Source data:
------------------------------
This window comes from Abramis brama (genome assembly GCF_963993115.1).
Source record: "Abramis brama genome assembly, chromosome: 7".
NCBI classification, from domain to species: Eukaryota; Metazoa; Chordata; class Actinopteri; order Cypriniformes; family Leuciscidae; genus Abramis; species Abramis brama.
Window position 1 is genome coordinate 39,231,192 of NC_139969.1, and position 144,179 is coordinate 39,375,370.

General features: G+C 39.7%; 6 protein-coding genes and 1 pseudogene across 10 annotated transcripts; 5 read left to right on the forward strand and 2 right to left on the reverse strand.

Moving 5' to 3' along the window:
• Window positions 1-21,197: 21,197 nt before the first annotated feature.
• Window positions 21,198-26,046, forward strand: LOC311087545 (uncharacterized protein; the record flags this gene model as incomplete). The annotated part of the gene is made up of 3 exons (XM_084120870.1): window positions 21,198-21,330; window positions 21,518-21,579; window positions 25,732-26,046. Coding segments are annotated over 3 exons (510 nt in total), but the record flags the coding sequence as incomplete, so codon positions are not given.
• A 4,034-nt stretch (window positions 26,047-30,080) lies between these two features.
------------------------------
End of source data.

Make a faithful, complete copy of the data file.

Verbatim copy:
This window comes from Abramis brama (genome assembly GCF_963993115.1).
Source record: "Abramis brama genome assembly, chromosome: 7".
NCBI classification, from domain to species: Eukaryota; Metazoa; Chordata; class Actinopteri; order Cypriniformes; family Leuciscidae; genus Abramis; species Abramis brama.
Window position 1 is genome coordinate 39,231,192 of NC_139969.1, and position 144,179 is coordinate 39,375,370.

General features: G+C 39.7%; 6 protein-coding genes and 1 pseudogene across 10 annotated transcripts; 5 read left to right on the forward strand and 2 right to left on the reverse strand.

Moving 5' to 3' along the window:
• Window positions 1-21,197: 21,197 nt before the first annotated feature.
• Window positions 21,198-26,046, forward strand: LOC311087545 (uncharacterized protein; the record flags this gene model as incomplete). The annotated part of the gene is made up of 3 exons (XM_084120870.1): window positions 21,198-21,330; window positions 21,518-21,579; window positions 25,732-26,046. Coding segments are annotated over 3 exons (510 nt in total), but the record flags the coding sequence as incomplete, so codon positions are not given.
• A 4,034-nt stretch (window positions 26,047-30,080) lies between these two features.